With that, it is intended to avoid by all means that a locking of the compressor unit or the drive shaft leads to damage to the belt. Lastly, it is intended to accomplish that, even when the compressor unit or the drive shaft locks, the belt is able to continue to run more or less unimpeded, with only the compressor being inoperative due to the occurred defect.

Concretely, the coupling device that engages in the normal operation of the compressor, could comprise a coupling element that is operative between the belt pulley body and a coupling disk engaging the drive shaft. This coupling element is responsible for the actual engagement and, thus, for the drive of the compressor unit. In particular, also with respect to a small overall size, it will of advantage, when the coupling element is arranged between the inside surface of the belt pulley body and the outside surface of the coupling disk. In such a case, the two surfaces, i.e. the inside surface of the belt pulley body and outside surface of the coupling disk, are arranged in coaxial relationship with each other. In other words, the belt pulley body serving to receive the belt extends substantially annularly around the coupling disk. In this arrangement, both the belt pulley body and the coupling disk have two adjacent and parallel extending surfaces. Arranged therebetween is the coupling device with the coupling element.

Furthermore, it would be possible to provide between the coupling element and the coupling disk or a drive flange of the compressor unit, a vibration damper associated to the coupling device for damping rotary vibrations. This damper may be an elastomeric element or a rubber-metal element. With respect thereto, the coupling device may comprise the coupling element on the one hand and the vibration damper on the other. However, the component used for disengaging is the coupling element.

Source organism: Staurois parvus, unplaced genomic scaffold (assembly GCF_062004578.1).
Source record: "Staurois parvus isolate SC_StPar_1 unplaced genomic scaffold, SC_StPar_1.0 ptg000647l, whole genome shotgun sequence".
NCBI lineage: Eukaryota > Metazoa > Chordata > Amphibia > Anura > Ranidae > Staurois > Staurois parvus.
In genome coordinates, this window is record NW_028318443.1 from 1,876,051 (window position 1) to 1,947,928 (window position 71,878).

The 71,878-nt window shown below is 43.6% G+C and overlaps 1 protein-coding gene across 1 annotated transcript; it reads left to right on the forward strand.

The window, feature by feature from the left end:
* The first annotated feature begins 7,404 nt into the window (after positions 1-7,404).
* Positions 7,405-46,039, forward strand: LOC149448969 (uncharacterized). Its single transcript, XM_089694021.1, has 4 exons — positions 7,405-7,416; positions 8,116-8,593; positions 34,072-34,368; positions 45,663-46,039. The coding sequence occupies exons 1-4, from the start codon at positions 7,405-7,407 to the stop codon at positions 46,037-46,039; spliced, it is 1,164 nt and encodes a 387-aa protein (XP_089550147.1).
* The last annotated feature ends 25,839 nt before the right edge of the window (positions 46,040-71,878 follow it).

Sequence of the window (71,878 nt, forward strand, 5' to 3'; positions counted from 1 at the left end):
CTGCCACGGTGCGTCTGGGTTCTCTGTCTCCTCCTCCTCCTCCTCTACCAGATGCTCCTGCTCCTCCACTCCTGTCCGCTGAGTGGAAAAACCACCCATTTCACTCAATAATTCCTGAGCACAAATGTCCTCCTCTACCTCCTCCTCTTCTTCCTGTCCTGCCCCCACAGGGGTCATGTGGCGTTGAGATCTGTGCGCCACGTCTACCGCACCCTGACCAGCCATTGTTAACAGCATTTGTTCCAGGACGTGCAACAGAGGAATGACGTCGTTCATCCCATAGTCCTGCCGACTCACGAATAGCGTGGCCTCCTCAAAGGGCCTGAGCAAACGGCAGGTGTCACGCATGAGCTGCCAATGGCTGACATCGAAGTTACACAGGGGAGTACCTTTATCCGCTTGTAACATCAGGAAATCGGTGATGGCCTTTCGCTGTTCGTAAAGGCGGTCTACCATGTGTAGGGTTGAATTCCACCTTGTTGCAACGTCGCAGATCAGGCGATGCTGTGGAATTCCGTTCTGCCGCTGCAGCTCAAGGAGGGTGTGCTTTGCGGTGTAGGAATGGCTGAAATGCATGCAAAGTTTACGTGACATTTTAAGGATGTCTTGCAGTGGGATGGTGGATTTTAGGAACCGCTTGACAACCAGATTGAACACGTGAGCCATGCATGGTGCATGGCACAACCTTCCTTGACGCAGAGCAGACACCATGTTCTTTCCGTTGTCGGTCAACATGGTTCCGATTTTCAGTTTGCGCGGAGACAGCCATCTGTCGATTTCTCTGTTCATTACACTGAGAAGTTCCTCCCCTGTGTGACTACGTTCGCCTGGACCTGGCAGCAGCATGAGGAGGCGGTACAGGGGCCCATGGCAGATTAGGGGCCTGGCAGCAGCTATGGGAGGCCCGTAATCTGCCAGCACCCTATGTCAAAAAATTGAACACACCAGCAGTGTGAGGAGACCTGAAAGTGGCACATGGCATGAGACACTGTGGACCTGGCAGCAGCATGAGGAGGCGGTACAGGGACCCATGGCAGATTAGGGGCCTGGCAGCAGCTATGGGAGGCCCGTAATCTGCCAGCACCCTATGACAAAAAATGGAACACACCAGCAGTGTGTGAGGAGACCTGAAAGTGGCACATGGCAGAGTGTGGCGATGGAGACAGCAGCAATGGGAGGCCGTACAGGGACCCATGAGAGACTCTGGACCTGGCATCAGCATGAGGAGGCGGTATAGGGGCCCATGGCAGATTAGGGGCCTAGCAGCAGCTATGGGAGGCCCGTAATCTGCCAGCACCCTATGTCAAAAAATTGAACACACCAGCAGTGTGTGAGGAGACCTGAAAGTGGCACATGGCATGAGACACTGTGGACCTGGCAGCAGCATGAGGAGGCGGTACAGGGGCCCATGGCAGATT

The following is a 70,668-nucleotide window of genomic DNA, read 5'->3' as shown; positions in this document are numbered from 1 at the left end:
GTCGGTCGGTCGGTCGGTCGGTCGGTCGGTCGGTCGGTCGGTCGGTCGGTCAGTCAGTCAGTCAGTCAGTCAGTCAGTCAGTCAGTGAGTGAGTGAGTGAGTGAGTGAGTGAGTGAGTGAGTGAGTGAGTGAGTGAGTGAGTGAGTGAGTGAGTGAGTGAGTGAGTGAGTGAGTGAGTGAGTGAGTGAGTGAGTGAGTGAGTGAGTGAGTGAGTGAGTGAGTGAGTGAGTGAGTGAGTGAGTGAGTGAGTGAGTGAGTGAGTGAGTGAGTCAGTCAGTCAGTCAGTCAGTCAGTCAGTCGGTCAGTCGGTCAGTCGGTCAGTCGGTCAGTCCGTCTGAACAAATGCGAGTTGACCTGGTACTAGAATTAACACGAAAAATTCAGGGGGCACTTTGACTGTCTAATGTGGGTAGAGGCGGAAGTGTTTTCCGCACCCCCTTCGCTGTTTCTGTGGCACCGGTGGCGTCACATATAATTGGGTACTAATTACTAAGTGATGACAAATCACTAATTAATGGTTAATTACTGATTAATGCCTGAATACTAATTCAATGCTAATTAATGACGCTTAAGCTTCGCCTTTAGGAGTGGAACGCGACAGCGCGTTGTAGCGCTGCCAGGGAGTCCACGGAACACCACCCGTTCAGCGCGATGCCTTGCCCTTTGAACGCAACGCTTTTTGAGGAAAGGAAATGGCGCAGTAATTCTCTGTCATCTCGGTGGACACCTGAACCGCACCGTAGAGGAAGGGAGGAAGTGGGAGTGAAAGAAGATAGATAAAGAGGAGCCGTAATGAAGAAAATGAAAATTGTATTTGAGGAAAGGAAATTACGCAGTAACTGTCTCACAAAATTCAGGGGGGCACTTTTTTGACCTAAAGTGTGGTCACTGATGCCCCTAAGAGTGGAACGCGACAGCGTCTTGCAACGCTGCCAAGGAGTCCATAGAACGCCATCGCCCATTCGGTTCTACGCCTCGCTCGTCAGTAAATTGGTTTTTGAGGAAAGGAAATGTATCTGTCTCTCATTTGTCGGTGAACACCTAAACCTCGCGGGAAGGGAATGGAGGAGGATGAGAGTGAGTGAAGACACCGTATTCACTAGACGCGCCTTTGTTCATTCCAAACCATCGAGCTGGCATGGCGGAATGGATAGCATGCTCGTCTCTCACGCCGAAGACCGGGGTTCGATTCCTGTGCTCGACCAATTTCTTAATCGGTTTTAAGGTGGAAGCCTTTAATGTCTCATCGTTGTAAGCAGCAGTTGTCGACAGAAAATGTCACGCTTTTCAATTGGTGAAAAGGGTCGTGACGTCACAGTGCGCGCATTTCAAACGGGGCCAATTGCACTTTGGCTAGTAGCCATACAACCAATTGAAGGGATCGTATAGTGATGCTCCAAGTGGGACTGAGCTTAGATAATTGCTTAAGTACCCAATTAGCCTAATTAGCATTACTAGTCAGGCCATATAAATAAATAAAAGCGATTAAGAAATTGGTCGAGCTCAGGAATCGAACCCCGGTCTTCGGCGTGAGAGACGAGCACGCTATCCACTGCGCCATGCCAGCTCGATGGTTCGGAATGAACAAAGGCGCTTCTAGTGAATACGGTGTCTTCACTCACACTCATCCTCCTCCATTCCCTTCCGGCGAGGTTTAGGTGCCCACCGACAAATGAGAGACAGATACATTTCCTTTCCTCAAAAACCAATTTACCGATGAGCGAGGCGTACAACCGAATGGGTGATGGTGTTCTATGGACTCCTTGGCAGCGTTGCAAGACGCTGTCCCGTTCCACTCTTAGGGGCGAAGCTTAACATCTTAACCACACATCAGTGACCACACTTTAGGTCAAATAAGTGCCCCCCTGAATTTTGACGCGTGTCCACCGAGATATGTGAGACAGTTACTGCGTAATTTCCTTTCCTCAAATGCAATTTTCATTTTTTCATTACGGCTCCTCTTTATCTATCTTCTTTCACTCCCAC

There exist numerous possibilities of concretely designing and constructing the coupling element, with the latter having to effect a defined disengagement, when a thermal and/or mechanical load limit is exceeded. To this end, it would be possible to design and construct the coupling element as a spring, which loses at least in part its elasticity under a temperature influence above a predetermined limit value of the temperature, and disengages in this process. Thus, the coupling realized by its elasticity is eliminated by a quasi fatiguing of the spring. In this connection, the spring may easily assume a double function, insofar as the spring also permits a disengagement, when a mechanical load limit is exceeded, namely, by acting in the fashion of a slipping clutch. Both modes of operation are possible, namely a disengagement when a thermal and a mechanical load limit are exceeded.

Likewise, it is possible to construct the coupling element as a permanent magnet cooperating with the magnetic material of the belt pulley body and coupling disk. This permanent magnet would have to loose its magnetic effect at least in part under a temperature influence above a predetermined limit value, and disengage in this process. In this respect, a disengagement would be ensured, when a definable, thermal load limit is exceeded.